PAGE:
Our figure of the month 05/2020: COVID-19 – the regional importance of the hospitality industry

The effects of the coronavirus on the German economy as a whole are drastic.

In its spring projection for 2020, the Federal Ministry of Economics currently forecasts a decline in economic output of 6,3 % compared with the previous year.

The German government has issued guidelines to stop the spread of the virus. The catalogue of measures drawn up in the resolution of April the 15th 2020 hits the hospitality industry particularly hard. For example, catering establishments will remain closed to the public, with the only exception of the delivery and collection of takeaway food for consumption at home. In addition, there are conditions for hotels, where only business and expressly no tourism operations are permitted. Furthermore, the risk of spreading the corona virus must be minimised. This can be done, for example, by regulating the number of visitors and by regulating the distance between tables.

Not all regions are equally affected by the measures adopted for the hospitality industry due to the different locations of the industry's focal points.

Which regions are most affected by the measures due to their employment structure, and which regions have a rather low proportion of employees in the sector? This question is addressed in our current figure for the month.

According to the 2008 Classification of Economic Activities, the hospitality industry is made up of the economic sectors of accommodation (WZ 55) and catering (WZ 56). With around 1.1 million employees subject to social insurance contributions (SVB) and around 1.9 million gainfully employed persons (including self-employed persons, family helpers and marginally employed persons) throughout Germany, it is an important sector. This means that 3.2% of all SVBs nationwide and around 4.2% of all employees work in the hospitality industry. The sector is all the more important among the self-employed: around 7% of all businesses with at least one employee subject to social insurance contributions are in the catering trade.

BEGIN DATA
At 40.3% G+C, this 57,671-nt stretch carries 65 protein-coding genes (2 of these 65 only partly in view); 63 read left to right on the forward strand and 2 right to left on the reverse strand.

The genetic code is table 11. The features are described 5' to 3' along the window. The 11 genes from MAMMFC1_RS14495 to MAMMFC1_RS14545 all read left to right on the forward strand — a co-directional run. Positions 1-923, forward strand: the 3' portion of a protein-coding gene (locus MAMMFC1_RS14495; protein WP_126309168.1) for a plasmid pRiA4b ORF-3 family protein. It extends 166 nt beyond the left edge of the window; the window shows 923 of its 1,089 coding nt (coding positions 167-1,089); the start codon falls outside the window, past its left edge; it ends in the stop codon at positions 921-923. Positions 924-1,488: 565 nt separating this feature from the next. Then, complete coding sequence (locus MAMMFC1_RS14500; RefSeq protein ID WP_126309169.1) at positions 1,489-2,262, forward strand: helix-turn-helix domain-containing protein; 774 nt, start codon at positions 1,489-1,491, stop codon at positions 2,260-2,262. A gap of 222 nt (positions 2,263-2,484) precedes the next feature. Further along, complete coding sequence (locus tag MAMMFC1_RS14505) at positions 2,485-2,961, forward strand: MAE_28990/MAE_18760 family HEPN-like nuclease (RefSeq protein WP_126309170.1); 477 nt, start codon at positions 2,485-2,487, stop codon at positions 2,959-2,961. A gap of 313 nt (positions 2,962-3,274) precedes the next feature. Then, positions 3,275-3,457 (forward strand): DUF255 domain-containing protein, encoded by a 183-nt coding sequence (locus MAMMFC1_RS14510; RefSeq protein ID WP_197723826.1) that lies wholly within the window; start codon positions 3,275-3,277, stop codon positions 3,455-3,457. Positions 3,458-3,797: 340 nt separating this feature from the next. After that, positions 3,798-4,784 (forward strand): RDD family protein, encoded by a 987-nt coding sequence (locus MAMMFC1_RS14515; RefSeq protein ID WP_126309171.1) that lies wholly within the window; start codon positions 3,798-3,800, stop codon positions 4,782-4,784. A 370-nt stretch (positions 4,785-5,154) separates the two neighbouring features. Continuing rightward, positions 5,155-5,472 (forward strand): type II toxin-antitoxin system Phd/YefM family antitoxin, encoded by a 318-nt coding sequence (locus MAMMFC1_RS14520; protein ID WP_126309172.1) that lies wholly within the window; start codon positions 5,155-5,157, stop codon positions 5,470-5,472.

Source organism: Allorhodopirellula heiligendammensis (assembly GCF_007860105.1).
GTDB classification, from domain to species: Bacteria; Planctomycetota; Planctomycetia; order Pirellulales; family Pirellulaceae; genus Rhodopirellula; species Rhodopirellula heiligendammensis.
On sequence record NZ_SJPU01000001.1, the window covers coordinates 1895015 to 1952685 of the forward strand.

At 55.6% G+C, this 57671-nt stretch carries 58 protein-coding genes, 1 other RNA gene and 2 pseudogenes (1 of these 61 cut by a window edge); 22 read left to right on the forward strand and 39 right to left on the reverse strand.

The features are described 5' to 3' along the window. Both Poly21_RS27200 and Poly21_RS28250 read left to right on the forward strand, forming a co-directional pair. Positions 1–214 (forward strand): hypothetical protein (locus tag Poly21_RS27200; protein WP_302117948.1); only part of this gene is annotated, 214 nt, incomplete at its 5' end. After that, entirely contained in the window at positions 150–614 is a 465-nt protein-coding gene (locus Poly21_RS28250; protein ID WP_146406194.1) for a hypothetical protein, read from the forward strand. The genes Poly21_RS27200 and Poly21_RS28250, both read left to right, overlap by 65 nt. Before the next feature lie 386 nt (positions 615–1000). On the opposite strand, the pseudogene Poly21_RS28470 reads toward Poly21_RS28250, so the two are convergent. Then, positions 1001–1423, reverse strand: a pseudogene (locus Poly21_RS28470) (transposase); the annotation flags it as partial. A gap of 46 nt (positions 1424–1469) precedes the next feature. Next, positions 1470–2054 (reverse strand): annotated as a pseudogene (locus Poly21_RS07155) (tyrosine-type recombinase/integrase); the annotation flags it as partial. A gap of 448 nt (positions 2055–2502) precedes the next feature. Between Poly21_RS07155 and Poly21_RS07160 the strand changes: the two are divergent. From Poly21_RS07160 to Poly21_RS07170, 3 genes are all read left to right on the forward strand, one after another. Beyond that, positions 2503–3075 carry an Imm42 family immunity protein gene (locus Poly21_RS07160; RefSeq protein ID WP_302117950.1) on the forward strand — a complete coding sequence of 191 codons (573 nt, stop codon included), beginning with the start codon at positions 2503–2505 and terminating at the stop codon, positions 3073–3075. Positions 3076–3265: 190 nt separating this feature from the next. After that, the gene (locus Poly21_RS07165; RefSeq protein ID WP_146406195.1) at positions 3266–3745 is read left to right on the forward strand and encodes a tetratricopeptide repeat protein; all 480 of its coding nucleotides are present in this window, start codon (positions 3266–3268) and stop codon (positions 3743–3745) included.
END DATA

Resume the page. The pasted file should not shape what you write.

The varying regional importance is reflected in the following figures: Looking at the share of SVBs employed in the hotel and restaurant industry in relation to all SVBs in the respective regional planning region (ROR), it can be seen that the ROR Siegen, with a share of around 1.9% of employees in the hospitality industry, has the lowest share of all RORs, whereas in the ROR Vorpommern, with around 9.6%, this share is the highest. The Figure gives an overview of the respective shares of SVBs employed in hotels and restaurants out of all SVBs in the respective spatial planning region (ROR). Overall, the sector is more important in the northern and north-eastern regions of the North Sea and the Baltic Sea and in the southern regions of Oberland (7.6%) and Allgäu (6.8%). The hospitality industry plays an important role, especially for the federal state of Mecklenburg-Western Pomerania. Here, the share of employees in this sector per region is between 4% and 9.6%.

With a high dependency on the hospitality industry, a region will always be more affected by the crisis than regions with a low share. With a potential decline in employment in the hospitality industry of 20%, employment in a region with a 10% share – with no change in employment in the other sectors of the economy – will fall by 2%, whereas in a region with a 2.5% share in hospitality industry it will only fall by 0.5%. 

Other figures can be found here.

Go back